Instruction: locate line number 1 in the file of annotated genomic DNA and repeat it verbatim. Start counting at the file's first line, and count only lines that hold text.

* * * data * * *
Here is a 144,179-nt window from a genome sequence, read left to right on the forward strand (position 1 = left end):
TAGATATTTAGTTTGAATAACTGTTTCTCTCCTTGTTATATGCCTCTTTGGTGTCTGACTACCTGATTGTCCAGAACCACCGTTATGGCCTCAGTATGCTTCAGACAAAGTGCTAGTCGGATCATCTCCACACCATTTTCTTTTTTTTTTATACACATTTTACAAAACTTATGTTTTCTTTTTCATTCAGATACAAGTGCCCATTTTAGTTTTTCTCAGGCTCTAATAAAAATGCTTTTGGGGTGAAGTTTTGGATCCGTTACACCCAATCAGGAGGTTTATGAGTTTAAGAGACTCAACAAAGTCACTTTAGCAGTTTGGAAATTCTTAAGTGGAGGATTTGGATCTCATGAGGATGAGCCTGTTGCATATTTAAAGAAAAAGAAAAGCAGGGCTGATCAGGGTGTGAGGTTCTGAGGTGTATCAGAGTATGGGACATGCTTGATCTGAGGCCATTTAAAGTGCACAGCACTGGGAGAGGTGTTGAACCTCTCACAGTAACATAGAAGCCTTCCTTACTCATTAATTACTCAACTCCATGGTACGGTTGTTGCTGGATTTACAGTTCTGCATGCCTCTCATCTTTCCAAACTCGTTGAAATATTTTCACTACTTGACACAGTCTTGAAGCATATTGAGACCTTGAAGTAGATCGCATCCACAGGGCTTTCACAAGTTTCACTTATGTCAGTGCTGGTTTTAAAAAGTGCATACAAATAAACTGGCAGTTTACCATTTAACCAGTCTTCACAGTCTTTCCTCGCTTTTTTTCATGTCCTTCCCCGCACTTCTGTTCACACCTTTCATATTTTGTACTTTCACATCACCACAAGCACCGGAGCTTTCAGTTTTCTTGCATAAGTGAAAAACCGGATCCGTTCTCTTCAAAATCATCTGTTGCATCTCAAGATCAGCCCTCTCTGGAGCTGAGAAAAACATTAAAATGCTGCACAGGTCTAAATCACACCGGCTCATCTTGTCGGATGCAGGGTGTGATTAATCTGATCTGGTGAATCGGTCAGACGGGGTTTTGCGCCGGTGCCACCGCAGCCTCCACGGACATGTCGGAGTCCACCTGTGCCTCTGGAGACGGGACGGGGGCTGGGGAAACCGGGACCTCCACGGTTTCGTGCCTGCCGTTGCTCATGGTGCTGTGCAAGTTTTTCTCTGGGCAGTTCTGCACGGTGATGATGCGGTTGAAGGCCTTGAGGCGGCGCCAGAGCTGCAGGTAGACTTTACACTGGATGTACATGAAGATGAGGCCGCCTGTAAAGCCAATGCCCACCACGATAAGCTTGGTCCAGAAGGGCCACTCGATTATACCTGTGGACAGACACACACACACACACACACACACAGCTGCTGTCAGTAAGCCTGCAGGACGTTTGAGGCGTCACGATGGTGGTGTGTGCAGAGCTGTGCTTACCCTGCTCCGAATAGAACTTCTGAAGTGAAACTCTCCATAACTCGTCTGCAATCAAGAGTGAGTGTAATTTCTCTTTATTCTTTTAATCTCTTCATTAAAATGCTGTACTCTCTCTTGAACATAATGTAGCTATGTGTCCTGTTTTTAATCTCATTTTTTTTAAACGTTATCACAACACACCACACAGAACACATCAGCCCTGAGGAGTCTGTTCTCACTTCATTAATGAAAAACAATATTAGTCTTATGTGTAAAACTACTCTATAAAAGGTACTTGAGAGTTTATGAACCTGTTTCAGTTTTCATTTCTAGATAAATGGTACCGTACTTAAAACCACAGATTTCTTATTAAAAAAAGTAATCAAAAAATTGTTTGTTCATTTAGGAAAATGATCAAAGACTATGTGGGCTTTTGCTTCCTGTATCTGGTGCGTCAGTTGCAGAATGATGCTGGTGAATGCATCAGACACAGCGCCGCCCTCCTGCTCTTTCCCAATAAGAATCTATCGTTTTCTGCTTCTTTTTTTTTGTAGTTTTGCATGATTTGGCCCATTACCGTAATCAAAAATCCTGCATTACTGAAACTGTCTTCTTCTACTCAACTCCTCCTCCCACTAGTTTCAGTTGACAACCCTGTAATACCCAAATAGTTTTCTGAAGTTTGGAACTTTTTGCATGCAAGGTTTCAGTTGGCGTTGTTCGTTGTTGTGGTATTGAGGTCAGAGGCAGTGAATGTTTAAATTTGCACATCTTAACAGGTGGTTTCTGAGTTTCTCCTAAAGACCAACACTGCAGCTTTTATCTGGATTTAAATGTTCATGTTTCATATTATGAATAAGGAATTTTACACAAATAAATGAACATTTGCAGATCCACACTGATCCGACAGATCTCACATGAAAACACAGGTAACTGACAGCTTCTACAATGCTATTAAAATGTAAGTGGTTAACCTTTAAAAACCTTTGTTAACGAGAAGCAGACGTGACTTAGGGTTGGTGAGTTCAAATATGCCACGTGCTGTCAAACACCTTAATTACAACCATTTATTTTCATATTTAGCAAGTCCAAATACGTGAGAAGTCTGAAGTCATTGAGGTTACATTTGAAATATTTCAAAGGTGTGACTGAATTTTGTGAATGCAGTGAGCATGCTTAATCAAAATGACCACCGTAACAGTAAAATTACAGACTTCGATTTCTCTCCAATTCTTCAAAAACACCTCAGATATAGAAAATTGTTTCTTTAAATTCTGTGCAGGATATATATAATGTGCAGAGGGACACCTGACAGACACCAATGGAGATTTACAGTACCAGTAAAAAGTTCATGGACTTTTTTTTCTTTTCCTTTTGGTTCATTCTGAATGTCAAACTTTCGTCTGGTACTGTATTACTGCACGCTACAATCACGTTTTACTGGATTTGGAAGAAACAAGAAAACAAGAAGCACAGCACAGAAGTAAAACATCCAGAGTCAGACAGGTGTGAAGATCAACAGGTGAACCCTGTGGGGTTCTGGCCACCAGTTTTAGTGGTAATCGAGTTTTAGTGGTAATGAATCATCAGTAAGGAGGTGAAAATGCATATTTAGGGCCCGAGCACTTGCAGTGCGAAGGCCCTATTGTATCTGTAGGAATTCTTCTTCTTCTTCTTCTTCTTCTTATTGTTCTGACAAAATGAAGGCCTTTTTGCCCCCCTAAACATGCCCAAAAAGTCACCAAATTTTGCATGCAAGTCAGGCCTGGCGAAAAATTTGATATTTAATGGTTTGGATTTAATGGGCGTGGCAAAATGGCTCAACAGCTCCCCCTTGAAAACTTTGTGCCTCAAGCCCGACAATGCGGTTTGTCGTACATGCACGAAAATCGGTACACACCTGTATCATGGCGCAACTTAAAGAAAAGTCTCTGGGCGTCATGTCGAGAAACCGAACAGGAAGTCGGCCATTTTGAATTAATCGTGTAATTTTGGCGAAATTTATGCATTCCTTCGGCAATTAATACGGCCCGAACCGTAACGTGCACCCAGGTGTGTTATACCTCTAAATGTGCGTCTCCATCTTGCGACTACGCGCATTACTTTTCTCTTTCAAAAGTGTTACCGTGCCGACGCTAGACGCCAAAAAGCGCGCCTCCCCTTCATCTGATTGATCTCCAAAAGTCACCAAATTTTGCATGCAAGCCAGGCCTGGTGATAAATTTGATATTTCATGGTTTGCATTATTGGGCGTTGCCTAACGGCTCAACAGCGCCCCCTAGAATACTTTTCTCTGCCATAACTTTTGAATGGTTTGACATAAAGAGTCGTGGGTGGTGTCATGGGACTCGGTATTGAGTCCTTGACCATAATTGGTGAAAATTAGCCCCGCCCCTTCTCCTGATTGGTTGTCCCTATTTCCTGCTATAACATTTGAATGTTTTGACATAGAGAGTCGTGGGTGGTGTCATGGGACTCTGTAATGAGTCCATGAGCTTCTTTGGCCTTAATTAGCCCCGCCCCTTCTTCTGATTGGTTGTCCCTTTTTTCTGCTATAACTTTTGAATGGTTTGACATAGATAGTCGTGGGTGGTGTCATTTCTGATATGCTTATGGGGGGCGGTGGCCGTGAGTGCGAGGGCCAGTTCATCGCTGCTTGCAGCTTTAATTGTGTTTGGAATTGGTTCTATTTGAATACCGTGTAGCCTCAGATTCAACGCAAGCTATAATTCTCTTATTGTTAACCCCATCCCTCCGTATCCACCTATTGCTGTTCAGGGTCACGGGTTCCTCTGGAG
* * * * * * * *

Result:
Here is a 144,179-nt window from a genome sequence, read left to right on the forward strand (position 1 = left end):